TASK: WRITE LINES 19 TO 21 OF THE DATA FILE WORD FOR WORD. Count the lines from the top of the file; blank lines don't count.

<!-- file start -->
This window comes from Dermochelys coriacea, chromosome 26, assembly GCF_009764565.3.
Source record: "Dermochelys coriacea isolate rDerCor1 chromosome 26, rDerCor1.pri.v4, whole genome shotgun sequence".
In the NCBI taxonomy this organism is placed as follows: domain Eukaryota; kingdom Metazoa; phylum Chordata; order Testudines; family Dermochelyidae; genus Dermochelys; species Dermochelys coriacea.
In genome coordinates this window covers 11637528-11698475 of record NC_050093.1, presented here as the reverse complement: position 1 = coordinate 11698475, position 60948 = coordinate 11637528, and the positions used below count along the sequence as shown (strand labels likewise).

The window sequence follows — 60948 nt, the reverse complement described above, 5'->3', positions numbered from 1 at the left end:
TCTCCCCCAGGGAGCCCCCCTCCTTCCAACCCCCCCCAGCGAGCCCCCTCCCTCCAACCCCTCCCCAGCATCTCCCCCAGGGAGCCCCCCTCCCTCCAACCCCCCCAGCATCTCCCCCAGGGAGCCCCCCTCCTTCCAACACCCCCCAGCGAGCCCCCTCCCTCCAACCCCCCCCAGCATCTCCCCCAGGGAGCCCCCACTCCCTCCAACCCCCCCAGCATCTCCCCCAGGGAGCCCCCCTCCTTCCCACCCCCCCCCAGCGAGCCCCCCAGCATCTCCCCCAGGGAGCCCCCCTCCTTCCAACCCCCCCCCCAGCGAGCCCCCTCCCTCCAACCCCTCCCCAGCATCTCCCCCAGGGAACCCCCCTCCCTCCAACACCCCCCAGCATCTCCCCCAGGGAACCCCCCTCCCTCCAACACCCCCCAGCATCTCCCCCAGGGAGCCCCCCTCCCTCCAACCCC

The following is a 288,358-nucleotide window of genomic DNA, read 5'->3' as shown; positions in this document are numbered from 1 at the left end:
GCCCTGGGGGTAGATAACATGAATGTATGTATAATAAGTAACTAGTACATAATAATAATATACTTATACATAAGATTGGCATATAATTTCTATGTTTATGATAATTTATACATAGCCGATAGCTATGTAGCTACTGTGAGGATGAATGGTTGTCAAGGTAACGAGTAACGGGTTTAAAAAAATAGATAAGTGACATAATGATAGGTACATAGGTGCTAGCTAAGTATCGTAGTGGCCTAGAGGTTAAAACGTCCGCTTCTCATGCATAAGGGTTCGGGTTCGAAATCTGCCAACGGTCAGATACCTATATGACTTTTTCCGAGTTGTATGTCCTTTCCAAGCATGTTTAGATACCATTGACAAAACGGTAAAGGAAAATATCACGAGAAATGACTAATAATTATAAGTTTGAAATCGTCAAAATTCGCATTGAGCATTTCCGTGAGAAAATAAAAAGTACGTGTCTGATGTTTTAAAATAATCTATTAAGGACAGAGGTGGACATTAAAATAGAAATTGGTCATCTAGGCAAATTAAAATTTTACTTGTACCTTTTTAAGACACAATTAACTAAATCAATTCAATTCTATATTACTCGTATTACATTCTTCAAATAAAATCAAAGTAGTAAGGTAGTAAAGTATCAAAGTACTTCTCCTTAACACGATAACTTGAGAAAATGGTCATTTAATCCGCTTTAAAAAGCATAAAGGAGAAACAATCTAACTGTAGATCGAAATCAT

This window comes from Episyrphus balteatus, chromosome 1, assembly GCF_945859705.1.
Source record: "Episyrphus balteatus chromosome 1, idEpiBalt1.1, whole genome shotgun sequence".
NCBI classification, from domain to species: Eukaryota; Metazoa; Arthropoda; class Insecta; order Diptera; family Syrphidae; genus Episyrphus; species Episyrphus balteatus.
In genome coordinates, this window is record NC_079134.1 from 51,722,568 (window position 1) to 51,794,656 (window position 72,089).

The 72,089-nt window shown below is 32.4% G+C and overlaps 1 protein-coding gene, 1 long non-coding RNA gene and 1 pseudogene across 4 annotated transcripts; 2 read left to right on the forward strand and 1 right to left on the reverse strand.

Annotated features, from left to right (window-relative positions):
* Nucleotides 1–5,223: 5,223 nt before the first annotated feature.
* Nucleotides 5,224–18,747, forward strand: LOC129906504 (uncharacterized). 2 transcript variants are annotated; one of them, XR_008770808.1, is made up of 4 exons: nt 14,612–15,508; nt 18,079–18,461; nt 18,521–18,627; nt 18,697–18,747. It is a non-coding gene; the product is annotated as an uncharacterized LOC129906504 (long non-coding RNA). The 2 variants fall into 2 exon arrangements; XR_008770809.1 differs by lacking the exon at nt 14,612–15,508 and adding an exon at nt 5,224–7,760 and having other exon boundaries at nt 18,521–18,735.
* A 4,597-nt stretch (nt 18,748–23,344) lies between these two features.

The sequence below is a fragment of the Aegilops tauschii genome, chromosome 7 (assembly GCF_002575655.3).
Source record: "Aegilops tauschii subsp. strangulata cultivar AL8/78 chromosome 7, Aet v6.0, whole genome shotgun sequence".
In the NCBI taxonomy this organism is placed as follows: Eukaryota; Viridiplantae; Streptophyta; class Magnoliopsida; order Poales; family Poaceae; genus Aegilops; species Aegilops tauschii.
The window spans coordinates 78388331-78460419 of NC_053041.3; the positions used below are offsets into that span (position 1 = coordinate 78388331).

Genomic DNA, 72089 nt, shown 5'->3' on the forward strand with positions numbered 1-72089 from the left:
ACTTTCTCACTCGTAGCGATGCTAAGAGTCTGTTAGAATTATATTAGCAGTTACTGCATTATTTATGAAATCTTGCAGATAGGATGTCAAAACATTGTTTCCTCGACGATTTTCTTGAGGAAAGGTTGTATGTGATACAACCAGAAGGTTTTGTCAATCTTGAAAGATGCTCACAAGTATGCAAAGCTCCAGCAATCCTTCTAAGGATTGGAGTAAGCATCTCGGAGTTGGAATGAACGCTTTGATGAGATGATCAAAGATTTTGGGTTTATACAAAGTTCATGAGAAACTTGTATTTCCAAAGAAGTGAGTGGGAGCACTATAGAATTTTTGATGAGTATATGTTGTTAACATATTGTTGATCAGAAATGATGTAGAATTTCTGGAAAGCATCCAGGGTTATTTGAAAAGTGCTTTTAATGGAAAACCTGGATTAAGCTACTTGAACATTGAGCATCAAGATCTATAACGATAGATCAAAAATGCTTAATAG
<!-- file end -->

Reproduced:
Source record: "Aegilops tauschii subsp. strangulata cultivar AL8/78 chromosome 7, Aet v6.0, whole genome shotgun sequence".
In the NCBI taxonomy this organism is placed as follows: Eukaryota; Viridiplantae; Streptophyta; class Magnoliopsida; order Poales; family Poaceae; genus Aegilops; species Aegilops tauschii.
The window spans coordinates 78388331-78460419 of NC_053041.3; the positions used below are offsets into that span (position 1 = coordinate 78388331).